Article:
The Jets will try to get back to winning ways on Thursday night against the Bills. (Photo: Getty Images)

The New York Jets’ season has taken a quick turn for the worse since their startling 3-3 start, as they’ve now lost two-straight games heading into Thursday night’s primetime affair with the sneaky-good Buffalo Bills (5-2).  

 

The Bills are off to their best start to a season in six years, under first-year head coach Sean McDermott, while Todd Bowles’s Jets are actually playing better than even the most ardent supporter could’ve imagined, yet have still left some things to be desired in a season that many thought would be a tank-fest.

 

It’s difficult for any Gang Green fan to complain this season, considering the expectations of an intentionally tanking season. But because of the early success, fans started to get their hopes up and even had some players whispering of playoff aspirations. That may be a bit grand, especially in the ultra-competitive AFC, but a win against the Bills could go a long in helping their chances. 

 

The odds are stacked, even if they’re home, as the Jets (3-5) are taking on a familiar foe that is also much better than even their staunchest supporter had hoped. Buffalo furthered strengthened its primary weakness when they obtained reinforcement in the passing game before Tuesday’s trade deadline by acquiring wideout Kelvin Benjamin from the Carolina Panthers for a third and seventh-round pick in next year’s draft. The imposing Benjamin (6-foot-5, 243 pounds) will add some spark to an inconsistent Bills’ passing attack, providing he suits up, Thursday night.  

 

Buffalo general manager Brandon Beane noted it’ll be up to McDermott to determine whether the newest acquisition plays, but if he does, there’ll be a lot of attention paid his way by a Jets’ secondary that has had some production — and health — issues of late. 

The Jets added a cornerback via trade, Rashard Robinson, for a fifth-round pick in next year’s draft, but the former San Francisco 49ers starter has some holes in his game. The former LSU star, who played with star rookie safety Jamal Adams in college, has great length, being 6-foot-1, but is a slight 196 pounds, meaning he can be pushed around and out-jostled for position when the ball is in the air. The jump ball, by the way, is what the hulking Benjamin does best, so look for Bowles to bracket and provide help over the top via one of his two stud rookie safeties. 

Robinson is talented enough to stay in man coverage, but he also has been bitten by the penalty bug this season, leading the league at his position with 10 infractions. It should also be noted that he entered this season as the No. 1 corner for the Niners but was benched last week for rookie Ahkello Witherspoon.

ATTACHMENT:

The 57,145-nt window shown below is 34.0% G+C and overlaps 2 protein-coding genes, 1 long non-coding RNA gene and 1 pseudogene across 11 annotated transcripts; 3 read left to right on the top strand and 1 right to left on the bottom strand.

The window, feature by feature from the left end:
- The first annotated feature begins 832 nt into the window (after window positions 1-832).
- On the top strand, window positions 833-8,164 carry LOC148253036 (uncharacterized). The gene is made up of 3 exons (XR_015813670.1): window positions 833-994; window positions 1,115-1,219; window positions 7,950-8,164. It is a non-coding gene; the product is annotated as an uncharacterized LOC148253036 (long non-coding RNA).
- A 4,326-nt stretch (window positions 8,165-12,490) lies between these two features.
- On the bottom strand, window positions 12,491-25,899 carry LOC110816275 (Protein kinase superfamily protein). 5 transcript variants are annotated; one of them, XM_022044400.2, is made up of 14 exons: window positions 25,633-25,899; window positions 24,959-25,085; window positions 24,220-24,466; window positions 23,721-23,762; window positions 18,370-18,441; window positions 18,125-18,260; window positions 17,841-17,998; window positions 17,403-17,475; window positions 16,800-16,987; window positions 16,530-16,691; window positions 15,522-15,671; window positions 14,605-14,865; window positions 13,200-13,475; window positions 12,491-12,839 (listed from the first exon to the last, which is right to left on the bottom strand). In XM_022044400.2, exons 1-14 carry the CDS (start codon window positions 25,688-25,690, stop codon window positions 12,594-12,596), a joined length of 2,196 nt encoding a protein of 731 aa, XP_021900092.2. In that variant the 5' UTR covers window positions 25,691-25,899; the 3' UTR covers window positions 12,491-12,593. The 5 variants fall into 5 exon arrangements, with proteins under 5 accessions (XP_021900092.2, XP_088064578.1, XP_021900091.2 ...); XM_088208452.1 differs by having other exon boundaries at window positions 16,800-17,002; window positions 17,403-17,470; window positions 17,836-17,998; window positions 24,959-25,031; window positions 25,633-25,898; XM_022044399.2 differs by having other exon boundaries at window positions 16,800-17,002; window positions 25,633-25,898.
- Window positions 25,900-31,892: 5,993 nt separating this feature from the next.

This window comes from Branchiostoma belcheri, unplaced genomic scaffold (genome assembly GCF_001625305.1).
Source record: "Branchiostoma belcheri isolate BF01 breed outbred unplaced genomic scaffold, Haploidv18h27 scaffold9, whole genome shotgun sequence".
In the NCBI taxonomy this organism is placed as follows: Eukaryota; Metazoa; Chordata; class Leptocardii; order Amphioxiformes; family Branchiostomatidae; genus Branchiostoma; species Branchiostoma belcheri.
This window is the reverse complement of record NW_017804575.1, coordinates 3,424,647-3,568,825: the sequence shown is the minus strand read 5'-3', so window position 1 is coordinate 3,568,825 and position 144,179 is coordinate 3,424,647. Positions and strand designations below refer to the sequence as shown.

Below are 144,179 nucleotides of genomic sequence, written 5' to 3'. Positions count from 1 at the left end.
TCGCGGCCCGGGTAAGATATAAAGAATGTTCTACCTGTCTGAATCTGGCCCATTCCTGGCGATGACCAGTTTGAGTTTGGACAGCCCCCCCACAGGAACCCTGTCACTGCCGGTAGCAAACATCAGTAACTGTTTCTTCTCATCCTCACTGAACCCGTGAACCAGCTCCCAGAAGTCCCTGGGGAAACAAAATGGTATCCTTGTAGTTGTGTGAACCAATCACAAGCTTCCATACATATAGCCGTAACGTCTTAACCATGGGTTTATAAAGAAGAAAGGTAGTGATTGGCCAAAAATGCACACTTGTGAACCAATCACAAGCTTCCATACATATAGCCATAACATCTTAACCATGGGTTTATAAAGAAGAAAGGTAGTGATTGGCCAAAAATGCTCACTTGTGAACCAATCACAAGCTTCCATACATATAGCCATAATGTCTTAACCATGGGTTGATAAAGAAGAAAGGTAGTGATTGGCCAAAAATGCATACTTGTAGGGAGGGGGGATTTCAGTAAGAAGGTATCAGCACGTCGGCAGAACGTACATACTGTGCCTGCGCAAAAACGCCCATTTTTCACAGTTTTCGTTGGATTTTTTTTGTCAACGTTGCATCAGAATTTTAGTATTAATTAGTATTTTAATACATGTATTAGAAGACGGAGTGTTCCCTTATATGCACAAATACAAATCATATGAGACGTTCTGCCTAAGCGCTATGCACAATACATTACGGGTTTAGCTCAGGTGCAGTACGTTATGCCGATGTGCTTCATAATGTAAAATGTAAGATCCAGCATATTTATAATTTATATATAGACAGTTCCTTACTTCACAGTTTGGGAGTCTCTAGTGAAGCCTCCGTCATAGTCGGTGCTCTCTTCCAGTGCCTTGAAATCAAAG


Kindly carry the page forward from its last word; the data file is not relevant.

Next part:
Adding the talented 22-year old, though, was a necessary move by the Jets, whose back end has suffered through a malaise lately. Starter Buster Skrine sat out, last week, with a concussion, but was cleared to play against the Bills. But even when Skrine was in the lineup, he wasn’t at his best, as he allowed three touchdowns and was called for three penalties in his previous game. 

Skrine’s bookend, Morris Claiborne, may not be available, however, as he’s dealing with a sprained left foot. The team’s top corner, Claiborne missed practice on Wednesday for the third-straight day. He’s listed as questionable, but with a short week, it’s likely he won’t play.  

That’ll leave guys like Darryl Roberts, Juston Burris, and the newcomer Robinson as the candidates to eat up those reps – which means most eyes will be on the fill in holdovers and the newbie Jet to see if they can help stop the aerial assault that Buffalo plans to unleash on them.    

 

Gang Green notes:

-Pro Football Focus (PFF), a site that tracks and grades every individual player and team, ranked Robinson 104th out of 114 qualifying cornerbacks through eight games. Robinson’s overall grade is 41.8, but when compared to his former San Francisco defensive teammates, he graded out favorably. He’s allowed just 17 receptions for 223 yards from his 34 targets, with just 34 of those yards coming after the catch. On average, he’s allowed .91 yards per coverage snap and has a passer rating of 78.6 on throws into his coverage. All those numbers were team highs for Niner corners. 

-Roberts, who will be battling Robinson for that extra playing time, has allowed a passer rating of 93.6 and 1.17 yards per coverage snap.